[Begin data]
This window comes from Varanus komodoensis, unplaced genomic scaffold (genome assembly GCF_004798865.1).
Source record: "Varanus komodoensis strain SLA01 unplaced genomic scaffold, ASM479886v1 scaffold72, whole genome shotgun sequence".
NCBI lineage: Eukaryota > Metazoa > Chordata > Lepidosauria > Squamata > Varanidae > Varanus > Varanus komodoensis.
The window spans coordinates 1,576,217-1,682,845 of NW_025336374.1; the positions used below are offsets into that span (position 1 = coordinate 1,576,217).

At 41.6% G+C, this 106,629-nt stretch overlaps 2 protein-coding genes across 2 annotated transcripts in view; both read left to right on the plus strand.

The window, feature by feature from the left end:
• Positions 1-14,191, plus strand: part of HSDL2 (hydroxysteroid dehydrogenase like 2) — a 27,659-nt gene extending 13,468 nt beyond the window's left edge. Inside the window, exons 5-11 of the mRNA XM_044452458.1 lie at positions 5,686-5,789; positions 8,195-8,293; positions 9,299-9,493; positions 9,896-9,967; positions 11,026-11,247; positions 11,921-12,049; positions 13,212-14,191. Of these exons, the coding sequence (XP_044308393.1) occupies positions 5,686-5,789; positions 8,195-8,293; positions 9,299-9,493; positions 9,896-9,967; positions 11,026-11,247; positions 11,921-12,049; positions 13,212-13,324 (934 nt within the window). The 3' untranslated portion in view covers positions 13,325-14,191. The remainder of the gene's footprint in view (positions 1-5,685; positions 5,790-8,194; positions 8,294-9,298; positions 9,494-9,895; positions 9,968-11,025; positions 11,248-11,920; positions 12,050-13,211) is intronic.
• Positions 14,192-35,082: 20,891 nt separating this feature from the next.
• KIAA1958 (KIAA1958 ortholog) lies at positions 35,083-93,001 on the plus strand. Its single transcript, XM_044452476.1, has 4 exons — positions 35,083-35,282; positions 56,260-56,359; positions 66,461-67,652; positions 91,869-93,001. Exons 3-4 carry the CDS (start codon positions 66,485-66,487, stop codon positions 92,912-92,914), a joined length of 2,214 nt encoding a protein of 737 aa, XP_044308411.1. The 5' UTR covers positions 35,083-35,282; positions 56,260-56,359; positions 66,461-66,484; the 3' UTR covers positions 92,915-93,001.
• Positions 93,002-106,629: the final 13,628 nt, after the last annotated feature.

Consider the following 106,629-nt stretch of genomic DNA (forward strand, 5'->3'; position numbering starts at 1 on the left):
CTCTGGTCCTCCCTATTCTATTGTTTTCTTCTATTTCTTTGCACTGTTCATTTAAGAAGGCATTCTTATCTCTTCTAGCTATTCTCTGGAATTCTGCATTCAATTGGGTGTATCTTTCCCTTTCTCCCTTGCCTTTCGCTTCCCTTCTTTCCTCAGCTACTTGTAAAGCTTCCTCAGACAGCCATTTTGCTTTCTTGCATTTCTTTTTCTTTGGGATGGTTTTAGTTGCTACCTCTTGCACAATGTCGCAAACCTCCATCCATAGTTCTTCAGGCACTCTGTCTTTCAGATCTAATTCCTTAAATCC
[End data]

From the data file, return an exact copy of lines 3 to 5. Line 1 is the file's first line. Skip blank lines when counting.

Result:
NCBI lineage: Eukaryota > Metazoa > Chordata > Lepidosauria > Squamata > Varanidae > Varanus > Varanus komodoensis.
The window spans coordinates 1,576,217-1,682,845 of NW_025336374.1; the positions used below are offsets into that span (position 1 = coordinate 1,576,217).

At 41.6% G+C, this 106,629-nt stretch overlaps 2 protein-coding genes across 2 annotated transcripts in view; both read left to right on the plus strand.